21 January 1887
- 27 March 1926
Georges Vézina was a goaltender, most famous for his tenure with the Montreal Canadiens in the National Hockey League. At only 5 ft 6 in, he would be considered small by modern standards for goaltenders; however he played in an era where goaltenders did not drop to the ice to make saves, so his small size was an advantage.
A Beloved Laconist
Frank Boucher, a hockey player in Vézina's era remembered the goalie as "the coolest man I ever saw, absolutely imperturbable...He stood upright in the net and scarcely ever left his feet; he simply played all his shots in a standing position. Vezina was a pale, narrow-featured fellow, almost frail-looking, yet remarkably good with his stick. He'd pick off more shots with it than he did with his glove." This unflappable character earned him the nickname for which he is famous: "Le Concombre de Chicoutimi" (The Chicoutimi Cucumber). Once his professional career began, he was quickly welcomed and adored by the Montreal fans, earning his other nickname: "Le Habitant Silenceux" ("The Silent Inhabitant"), a reflection of "Les Habs" whom he faithfully served for 328 National Hockey Association and National Hockey League games.
An Amateur Phenom
Born to his father, a baker, and his mother in Chicoutimi, Quebec, the young Vézina began his hockey career playing street hockey. By some accounts, he did not wear a pair of skates until he joined the hometown amateur team at the age of sixteen. Although his career hit a roadblock when Vézina left Le Petit Séminaire de Chicoutimi to assist his family's bakery, the young goaltender quickly improved his game. In those days, larger teams would travel through the provinces, searching for amateur teams to play in exhibitions. One such game pitted the Chicoutimi locals against the Montreal Nationals of the Canadian Amateur Hockey League. After winning the game and impressing the Nationals' retiring goaltender, he was invited to practise with Le Club Athlétique Canadien (the forerunners to the National Hockey League team that would form in 1915) starting in the 1910-1911 season.
A Professional Superstar
As a professional, Vézina was immediately successful, leading all National Hockey Association goaltenders in GAA as a rookie. He would do it again in the 1923-1924 season with an unbelievable 2.00 goals per game. His career stat of 3.49 only seems high by modern standards: for many years, he was the dominant goalie in the league. He was also a constant presence in the nets of Les Glorieux, wearing La Sainte-Flanelle 328 consecutive league games and 39 straight playoff contests across sixteen professional seasons from 1911 to 1925. He was also the first National Hockey League goaltender to record a shutout (a 9-0 win against Toronto in 1918), and the first goaltender to be credited with an assist. But perhaps most importantly, the first three of Montreal's Stanley Cups would be won on Vézina's watch.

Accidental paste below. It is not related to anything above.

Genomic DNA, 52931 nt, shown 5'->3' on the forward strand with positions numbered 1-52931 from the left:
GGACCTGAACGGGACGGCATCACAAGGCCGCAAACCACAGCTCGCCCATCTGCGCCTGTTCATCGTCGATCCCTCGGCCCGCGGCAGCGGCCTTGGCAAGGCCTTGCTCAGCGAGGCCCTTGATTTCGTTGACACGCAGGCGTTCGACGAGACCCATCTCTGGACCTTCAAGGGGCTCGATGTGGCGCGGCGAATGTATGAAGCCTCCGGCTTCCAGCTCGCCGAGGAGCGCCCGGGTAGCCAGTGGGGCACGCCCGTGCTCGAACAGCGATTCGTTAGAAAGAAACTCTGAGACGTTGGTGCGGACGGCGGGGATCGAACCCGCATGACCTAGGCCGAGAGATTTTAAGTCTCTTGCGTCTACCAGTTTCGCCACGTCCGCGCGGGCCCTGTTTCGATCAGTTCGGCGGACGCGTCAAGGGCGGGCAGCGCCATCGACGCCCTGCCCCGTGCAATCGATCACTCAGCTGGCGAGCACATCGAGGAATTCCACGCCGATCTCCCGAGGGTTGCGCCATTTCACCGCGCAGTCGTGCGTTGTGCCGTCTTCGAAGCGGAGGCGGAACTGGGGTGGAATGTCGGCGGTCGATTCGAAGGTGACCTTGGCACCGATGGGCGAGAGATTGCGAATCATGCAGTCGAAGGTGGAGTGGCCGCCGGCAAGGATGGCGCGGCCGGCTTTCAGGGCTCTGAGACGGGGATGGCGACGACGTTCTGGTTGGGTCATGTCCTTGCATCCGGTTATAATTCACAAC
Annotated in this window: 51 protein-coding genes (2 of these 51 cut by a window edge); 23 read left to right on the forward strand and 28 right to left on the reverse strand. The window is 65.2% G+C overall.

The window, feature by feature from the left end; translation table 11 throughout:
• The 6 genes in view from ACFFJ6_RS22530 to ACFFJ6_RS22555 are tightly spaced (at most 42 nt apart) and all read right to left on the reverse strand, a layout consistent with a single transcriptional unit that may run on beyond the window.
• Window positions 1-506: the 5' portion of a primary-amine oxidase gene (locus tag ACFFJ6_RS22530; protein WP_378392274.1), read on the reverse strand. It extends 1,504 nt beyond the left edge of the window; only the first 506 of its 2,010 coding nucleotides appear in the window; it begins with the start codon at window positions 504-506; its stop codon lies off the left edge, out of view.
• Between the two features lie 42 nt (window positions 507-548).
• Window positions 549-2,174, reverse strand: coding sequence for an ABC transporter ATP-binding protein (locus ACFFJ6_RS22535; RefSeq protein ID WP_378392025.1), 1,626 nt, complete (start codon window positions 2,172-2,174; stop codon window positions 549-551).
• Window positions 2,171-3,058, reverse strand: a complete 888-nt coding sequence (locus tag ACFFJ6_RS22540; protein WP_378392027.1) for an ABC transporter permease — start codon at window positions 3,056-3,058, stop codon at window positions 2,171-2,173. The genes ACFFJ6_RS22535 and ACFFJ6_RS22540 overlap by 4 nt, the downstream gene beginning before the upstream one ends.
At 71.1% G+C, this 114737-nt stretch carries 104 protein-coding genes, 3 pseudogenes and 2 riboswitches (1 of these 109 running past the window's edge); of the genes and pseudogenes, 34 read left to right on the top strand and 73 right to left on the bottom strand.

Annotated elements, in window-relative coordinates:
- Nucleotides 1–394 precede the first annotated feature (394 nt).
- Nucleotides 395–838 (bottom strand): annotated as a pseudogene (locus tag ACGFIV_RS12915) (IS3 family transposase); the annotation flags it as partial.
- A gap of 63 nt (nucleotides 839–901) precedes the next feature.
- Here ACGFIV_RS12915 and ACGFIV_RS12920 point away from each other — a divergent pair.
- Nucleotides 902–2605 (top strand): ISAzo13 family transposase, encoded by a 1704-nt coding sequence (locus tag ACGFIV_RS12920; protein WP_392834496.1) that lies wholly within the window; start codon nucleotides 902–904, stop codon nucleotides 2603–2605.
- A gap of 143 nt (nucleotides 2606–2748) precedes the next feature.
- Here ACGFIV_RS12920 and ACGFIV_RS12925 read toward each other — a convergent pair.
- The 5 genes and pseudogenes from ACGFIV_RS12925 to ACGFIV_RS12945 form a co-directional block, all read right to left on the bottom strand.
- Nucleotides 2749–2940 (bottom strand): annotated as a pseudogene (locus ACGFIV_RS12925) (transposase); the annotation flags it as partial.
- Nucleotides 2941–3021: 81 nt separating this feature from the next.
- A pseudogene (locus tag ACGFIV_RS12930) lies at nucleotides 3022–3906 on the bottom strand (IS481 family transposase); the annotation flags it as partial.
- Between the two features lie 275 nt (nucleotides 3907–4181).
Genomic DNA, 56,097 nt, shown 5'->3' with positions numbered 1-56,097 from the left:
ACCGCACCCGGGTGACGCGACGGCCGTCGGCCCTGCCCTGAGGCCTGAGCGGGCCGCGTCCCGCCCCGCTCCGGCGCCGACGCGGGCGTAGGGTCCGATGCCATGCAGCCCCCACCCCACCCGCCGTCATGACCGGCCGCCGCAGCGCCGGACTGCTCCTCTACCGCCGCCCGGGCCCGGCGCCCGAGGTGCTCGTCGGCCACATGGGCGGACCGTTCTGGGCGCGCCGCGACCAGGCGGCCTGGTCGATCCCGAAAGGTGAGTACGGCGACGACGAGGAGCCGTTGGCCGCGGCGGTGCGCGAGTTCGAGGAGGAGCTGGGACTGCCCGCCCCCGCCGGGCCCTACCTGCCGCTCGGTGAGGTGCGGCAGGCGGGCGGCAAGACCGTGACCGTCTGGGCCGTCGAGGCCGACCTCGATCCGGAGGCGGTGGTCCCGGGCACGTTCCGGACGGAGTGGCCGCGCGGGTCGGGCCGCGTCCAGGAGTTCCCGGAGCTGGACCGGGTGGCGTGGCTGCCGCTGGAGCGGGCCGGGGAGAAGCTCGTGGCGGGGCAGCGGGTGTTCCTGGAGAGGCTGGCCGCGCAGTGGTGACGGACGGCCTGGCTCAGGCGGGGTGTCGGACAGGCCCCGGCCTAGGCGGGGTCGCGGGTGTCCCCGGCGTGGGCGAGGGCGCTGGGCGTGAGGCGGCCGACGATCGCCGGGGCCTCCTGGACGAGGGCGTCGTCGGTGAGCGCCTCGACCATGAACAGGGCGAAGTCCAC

A Historical Hero
Perhaps what makes Vézina's string of uninterrupted games most impressive was the first game he failed to finish. During the Canadiens' home opener of the 1925-1926 season against Pittsburgh, Vézina would leave the ice after the first period bleeding from the mouth. He attempted to return after the intermission, but falling to the ice, he had to leave. It turned out that Vézina had tuberculosis, a fact he had been hiding from his family and team so he could continue to play. Forced to retire due to his rapidly degrading health, Vézina died four months later. He left behind 22 children, including one named Marcel-Stanley for the trophy he loved.
After his death, the owners of the Canadiens decided to sponsor an award in his name for the least scored-upon goaltender. The first winner of the Vézina Trophy was Vézina's understudy, George Hainsworth for his play in the 1926-1927 season. Eleven other Canadiens goaltenders have won the award since, although now for the most valuable goaltender in the National Hockey League as voted by broadcasters and writers of the NHL rather than goals-against-average.
Although Vézina was elected to the Hockey Hall of Fame in 1945, if you travel to Le Centre Bell to watch "the Flying Frenchmen", you won't see Vézina's number amongst the twelve Canadiens' numbers which have been "raised to the rafters". What was the reason his number was never retired? Vezina skated before numbers were sewn to the backs of players' sweaters, another anachronism of the nearly forgotten period of hockey in which Vézina played. Instead, Vézina has been honored with his own set of rafters since 1949; the Chicoutimi Centre Georges Vézina is named for their first son.